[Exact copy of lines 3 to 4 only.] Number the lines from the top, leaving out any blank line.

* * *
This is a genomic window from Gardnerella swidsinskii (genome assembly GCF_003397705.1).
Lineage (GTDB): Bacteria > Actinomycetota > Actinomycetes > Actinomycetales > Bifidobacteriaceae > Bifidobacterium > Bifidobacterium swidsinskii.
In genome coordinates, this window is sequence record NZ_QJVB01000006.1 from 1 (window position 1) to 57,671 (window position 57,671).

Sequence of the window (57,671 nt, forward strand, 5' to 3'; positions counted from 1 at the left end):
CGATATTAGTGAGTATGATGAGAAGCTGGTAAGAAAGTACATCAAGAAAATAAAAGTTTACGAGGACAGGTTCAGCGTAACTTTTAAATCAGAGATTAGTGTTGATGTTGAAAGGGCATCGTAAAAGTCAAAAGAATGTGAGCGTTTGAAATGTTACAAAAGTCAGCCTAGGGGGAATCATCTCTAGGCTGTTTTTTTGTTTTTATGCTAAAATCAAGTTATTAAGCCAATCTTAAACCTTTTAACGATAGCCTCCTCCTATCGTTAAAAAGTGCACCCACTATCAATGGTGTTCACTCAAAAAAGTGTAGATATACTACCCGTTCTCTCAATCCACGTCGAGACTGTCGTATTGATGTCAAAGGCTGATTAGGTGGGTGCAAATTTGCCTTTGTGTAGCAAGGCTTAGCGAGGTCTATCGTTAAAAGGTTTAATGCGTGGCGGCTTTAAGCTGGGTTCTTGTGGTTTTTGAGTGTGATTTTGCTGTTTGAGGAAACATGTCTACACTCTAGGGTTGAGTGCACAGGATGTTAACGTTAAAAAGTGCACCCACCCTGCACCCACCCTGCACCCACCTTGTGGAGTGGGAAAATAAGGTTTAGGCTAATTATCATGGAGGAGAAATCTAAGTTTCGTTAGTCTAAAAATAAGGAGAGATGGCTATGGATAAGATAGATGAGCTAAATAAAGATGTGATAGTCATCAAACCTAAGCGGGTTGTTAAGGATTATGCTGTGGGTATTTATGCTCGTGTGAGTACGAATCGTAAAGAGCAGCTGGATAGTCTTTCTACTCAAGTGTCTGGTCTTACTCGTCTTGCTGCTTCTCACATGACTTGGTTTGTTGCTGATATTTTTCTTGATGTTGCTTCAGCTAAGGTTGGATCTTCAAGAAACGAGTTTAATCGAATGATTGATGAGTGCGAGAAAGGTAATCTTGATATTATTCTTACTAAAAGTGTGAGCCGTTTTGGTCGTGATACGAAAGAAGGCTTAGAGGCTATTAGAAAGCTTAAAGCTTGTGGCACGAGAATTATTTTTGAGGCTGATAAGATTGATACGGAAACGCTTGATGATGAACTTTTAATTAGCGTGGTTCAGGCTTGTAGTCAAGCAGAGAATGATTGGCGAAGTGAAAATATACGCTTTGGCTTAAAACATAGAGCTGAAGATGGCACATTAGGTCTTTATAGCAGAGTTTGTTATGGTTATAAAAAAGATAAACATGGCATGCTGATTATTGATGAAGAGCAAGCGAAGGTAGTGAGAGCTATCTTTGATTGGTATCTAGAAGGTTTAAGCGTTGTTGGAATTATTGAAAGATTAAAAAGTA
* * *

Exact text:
In genome coordinates, this window is sequence record NZ_QJVB01000006.1 from 1 (window position 1) to 57,671 (window position 57,671).

Sequence of the window (57,671 nt, forward strand, 5' to 3'; positions counted from 1 at the left end):